The phrase “means for” when used in a claim is intended to and should be interpreted to embrace the corresponding structures and materials that have been described and their equivalents. Similarly, the phrase “step for” when used in a claim is intended to and should be interpreted to embrace the corresponding acts that have been described and their equivalents. The absence of these phrases from a claim means that the claim is not intended to and should not be interpreted to be limited to these corresponding structures, materials, or acts, or to their equivalents.

The scope of protection is limited solely by the claims that now follow. That scope is intended and should be interpreted to be as broad as is consistent with the ordinary meaning of the language that is used in the claims when interpreted in light of this specification and the prosecution history that follows, except where specific meanings have been set forth, and to encompass all structural and functional equivalents.

Relational terms such as “first” and “second” and the like may be used solely to distinguish one entity or action from another, without necessarily requiring or implying any actual relationship or order between them. The terms “comprises,” “comprising,” and any other variation thereof when used in connection with a list of elements in the specification or claims are intended to indicate that the list is not exclusive and that other elements may be included. Similarly, an element preceded by an “a” or an “an” does not, without further constraints, preclude the existence of additional elements of the identical type.

None of the claims are intended to embrace subject matter that fails to satisfy the requirement of Sections 101, 102, or 103 of the Patent Act, nor should they be interpreted in such a way. Any unintended coverage of such subject matter is hereby disclaimed. Except as just stated in this paragraph, nothing that has been stated or illustrated is intended or should be interpreted to cause a dedication of any component, step, feature, object, benefit, advantage, or equivalent to the public, regardless of whether it is or is not recited in the claims.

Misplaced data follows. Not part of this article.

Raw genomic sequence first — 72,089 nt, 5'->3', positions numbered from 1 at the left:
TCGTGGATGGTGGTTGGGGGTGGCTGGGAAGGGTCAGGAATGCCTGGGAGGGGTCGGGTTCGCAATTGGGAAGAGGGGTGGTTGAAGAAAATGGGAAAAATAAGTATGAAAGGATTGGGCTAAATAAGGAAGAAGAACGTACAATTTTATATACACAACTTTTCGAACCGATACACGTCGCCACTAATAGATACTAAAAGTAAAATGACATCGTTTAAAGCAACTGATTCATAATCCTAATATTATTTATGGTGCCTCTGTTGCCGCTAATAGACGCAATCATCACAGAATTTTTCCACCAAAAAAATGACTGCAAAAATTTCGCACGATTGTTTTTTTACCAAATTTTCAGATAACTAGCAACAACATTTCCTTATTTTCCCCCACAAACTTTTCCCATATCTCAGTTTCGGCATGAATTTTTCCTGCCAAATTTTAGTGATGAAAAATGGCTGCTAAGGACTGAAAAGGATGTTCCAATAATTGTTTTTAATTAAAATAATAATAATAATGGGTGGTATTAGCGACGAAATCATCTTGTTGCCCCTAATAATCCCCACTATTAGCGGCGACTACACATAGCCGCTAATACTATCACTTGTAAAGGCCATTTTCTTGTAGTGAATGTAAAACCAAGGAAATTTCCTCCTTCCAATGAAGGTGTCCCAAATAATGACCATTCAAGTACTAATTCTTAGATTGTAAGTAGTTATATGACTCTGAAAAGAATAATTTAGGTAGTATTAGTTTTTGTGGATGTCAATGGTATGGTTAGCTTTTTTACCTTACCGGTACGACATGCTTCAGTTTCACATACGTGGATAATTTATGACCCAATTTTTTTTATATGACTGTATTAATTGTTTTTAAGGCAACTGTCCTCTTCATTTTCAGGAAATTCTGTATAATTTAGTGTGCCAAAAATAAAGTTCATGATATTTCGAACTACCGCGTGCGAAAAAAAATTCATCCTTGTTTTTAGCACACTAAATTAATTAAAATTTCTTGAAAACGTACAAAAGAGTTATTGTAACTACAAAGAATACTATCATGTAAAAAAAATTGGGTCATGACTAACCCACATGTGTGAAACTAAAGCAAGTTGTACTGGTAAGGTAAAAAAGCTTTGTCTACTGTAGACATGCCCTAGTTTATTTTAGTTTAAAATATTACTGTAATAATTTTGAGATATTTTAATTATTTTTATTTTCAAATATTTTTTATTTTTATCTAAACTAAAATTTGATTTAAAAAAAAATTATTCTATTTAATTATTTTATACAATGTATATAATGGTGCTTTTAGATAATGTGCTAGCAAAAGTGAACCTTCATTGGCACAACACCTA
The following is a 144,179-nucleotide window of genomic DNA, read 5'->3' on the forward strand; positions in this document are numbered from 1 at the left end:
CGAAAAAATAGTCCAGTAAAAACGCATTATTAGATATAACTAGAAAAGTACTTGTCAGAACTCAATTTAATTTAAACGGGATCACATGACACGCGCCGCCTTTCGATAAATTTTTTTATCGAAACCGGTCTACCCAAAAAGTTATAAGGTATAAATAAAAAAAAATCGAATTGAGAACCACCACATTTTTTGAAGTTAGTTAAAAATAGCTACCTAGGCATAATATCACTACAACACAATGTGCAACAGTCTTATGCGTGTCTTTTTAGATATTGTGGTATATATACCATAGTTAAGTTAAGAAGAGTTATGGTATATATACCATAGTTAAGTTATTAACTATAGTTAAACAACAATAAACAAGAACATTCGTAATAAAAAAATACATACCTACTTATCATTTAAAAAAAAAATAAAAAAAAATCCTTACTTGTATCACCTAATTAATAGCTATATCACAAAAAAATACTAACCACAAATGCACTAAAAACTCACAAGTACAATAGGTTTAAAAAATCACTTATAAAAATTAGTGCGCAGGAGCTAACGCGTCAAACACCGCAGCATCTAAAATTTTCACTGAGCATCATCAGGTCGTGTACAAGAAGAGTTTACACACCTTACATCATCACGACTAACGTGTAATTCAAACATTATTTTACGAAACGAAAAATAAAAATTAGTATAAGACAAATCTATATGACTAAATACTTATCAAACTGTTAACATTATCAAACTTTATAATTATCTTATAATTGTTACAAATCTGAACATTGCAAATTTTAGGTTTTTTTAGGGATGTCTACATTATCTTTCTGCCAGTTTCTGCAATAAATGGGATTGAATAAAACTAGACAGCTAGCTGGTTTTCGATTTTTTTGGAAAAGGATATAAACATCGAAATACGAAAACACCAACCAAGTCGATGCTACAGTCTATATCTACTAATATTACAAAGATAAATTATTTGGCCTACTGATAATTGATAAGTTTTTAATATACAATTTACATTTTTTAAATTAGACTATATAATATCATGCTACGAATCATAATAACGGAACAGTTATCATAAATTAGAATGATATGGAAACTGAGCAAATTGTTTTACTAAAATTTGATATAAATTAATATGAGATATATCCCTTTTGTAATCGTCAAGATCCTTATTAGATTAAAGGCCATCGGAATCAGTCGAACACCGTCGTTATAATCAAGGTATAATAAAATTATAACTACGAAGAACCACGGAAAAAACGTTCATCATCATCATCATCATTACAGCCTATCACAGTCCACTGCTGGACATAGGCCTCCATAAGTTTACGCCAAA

The abstract is provided to help the reader quickly ascertain the nature of the technical disclosure. It is submitted with the understanding that it will not be used to interpret or limit the scope or meaning of the claims. In addition, various features in the foregoing detailed description are grouped together in various embodiments to streamline the disclosure. This method of disclosure should not be interpreted as requiring claimed embodiments to require more features than are expressly recited in each claim. Rather, as the following claims reflect, inventive subject matter lies in less than all features of a single disclosed embodiment. Thus, the following claims are hereby incorporated into the detailed description, with each claim standing on its own as separately claimed subject matter.